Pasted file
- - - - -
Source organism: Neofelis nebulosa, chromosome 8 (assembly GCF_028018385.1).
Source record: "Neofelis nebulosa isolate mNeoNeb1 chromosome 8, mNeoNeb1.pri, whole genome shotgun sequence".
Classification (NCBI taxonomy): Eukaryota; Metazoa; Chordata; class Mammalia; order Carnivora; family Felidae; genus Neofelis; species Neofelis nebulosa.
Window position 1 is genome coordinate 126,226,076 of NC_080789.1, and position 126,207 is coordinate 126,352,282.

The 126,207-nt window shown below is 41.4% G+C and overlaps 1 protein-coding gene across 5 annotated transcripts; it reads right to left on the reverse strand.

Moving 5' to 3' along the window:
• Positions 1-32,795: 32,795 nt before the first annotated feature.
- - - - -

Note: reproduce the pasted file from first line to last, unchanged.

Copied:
Source organism: Neofelis nebulosa, chromosome 8 (assembly GCF_028018385.1).
Source record: "Neofelis nebulosa isolate mNeoNeb1 chromosome 8, mNeoNeb1.pri, whole genome shotgun sequence".
Classification (NCBI taxonomy): Eukaryota; Metazoa; Chordata; class Mammalia; order Carnivora; family Felidae; genus Neofelis; species Neofelis nebulosa.
Window position 1 is genome coordinate 126,226,076 of NC_080789.1, and position 126,207 is coordinate 126,352,282.

The 126,207-nt window shown below is 41.4% G+C and overlaps 1 protein-coding gene across 5 annotated transcripts; it reads right to left on the reverse strand.

Moving 5' to 3' along the window:
• Positions 1-32,795: 32,795 nt before the first annotated feature.